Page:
In Vancouver, community coalition Keeping the Door Open (KDO) is demonstrating how to put on town-hall meetings that rock – bringing law enforcement, politicians, government health officials, clergy, drug takers and the general public to the table to discuss replacing prohibition with a regulatory system. Together, LEAP and KDO provide excellent examples of how to engage the legalization issue with elected officials who are often never given the opportunity to seriously consider the proposal, or to people who have been fed drug war propaganda their whole lives and would normally denounce notions of legalization with knee-jerk precision.

One of the greatest challenges that reformers have faced with legalization is settling on what this scheme will look like. “That’s what people want to hear about,” said Efficacy’s Executive Director, Cliff Thornton. “What’s going to happen when these drugs do come inside of the law?” Some prominent leaders in our movement have dismissed legalization as a policy goal because conceptualization is deemed too difficult, and the reform movement is too fractured to agree on one legal framework that could then be put to the public arena for consideration. And yet, two organizations recently took a dive into the unknown and emerged with groundbreaking reports that lay the foundation for arguing a strong case for legalization.

U.K. based Transform Drug Policy Foundation (TDPF) defines and details various regulatory options in its 2004 report “Options for Control: After the War on Drugs.” The report clearly outlines how pragmatic, evidence-based legal frameworks will replace value-led abstinence-based drug policies, and discusses moral and political kinks that will need to be worked out to ensure this global transition. Additionally, TDPF has produced “Effective drug policy: Why journey’s end is legalization.” This web-based paper could be useful in addressing our movement’s fractured views on long-term strategy by identifying common ground that “incrementalists” such as medicalizers and decriminalizers share with legalizers. “As reformers we need to know what (the) broad picture looks like. Our movement has already “got some pretty good ideas,” TDPF’s Executive Director, Danny Kushlick reasoned, “and …I think we have the intelligence and resources to produce this picture.”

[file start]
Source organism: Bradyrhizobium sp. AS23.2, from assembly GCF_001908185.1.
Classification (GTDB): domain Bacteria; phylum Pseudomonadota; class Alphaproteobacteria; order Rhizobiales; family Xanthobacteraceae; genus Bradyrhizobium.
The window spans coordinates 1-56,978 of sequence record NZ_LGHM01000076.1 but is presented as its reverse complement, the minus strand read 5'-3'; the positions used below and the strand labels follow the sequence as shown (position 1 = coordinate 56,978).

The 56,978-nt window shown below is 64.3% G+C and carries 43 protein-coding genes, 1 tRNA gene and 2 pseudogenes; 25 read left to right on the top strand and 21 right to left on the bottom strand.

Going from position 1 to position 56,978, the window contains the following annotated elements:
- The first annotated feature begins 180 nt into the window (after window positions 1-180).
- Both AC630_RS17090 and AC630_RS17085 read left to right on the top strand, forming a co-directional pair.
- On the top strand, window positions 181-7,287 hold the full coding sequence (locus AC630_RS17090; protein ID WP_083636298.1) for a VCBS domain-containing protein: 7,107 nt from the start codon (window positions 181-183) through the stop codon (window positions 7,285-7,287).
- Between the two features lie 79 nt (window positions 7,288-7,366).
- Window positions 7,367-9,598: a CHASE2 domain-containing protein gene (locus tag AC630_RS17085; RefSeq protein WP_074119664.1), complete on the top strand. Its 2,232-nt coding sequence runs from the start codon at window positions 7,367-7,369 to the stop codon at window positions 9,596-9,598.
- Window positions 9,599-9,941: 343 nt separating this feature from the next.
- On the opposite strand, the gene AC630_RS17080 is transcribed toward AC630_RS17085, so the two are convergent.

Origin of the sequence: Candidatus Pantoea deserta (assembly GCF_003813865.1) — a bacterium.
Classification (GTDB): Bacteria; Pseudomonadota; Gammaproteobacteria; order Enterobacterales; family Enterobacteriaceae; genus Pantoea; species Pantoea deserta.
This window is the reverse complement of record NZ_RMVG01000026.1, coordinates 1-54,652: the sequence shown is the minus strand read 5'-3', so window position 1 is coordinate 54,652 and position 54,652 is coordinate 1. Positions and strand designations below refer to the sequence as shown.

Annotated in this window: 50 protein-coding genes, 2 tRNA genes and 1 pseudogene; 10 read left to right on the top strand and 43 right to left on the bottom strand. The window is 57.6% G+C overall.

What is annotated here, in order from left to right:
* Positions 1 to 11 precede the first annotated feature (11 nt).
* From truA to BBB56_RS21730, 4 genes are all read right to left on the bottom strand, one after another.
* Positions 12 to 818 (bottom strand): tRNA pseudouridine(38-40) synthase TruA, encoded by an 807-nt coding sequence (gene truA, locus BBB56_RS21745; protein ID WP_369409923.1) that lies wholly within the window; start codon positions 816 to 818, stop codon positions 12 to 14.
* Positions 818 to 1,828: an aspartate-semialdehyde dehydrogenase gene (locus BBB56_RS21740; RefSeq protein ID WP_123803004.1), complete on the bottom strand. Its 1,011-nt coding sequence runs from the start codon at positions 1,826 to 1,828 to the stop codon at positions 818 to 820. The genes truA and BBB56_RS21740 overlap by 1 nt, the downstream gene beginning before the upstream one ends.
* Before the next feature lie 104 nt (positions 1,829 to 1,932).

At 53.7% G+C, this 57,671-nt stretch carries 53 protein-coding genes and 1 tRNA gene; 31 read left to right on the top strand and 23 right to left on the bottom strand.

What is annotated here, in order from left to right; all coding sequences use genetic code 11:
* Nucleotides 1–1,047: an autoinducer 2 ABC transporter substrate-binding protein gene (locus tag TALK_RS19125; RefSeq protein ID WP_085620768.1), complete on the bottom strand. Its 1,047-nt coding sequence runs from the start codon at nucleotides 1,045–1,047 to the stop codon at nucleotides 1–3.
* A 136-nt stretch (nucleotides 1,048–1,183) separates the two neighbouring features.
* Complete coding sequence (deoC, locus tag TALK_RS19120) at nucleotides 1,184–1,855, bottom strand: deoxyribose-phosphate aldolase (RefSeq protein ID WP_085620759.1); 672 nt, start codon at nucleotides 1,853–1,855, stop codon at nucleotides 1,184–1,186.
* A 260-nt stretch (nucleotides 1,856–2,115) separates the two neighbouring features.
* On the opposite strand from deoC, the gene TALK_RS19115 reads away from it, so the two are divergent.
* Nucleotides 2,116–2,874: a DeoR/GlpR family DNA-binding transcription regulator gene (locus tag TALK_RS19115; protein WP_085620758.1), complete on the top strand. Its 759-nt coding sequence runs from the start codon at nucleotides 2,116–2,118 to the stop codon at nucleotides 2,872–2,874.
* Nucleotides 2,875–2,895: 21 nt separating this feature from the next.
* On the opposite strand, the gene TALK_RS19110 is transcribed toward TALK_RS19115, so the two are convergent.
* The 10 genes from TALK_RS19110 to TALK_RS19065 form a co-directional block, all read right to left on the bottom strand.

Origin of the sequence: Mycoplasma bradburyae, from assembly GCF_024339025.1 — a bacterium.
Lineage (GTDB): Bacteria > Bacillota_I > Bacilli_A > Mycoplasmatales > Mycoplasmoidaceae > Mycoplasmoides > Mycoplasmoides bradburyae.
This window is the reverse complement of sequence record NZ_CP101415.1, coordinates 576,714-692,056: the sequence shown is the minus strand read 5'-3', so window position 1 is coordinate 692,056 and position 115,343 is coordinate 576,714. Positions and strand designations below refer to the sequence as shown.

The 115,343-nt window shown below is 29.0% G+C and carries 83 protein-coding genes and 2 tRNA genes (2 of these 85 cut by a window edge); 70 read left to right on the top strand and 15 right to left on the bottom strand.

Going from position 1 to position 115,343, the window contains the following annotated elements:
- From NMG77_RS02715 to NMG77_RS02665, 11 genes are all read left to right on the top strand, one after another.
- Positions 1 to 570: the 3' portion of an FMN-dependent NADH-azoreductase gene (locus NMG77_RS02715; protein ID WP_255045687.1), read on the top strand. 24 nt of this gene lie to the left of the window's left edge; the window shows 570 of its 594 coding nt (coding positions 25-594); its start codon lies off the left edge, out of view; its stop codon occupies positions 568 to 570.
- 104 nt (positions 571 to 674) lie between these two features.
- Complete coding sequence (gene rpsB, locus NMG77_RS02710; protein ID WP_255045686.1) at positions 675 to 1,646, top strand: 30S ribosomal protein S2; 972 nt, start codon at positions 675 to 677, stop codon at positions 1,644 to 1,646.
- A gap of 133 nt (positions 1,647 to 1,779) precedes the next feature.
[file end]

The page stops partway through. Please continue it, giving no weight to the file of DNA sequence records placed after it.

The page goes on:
In Seattle, King County Bar Association’s (KCBA) Drug Policy Project recently authored “Effective Drug Control: Toward a New Legal Framework.” This report advocates the demolition of federal prohibition in favor of regulatory systems at the state-level complete with a legal market and institutionalized harm reduction measures. Additionally, a Canadian society of public health physicians, the Health Officers Council of British Columbia, has produced a fantastic report that details why the Canadian government should adopt a regulatory scheme as the best means of improving public health factors and reducing drug-related harms. Through visionary research, TDPF, KCBA and the Health Officers Council have provided a massive opportunity to shift the legalization debate beyond the musings of academia to the backpacks and laptops of drug policy reform activists.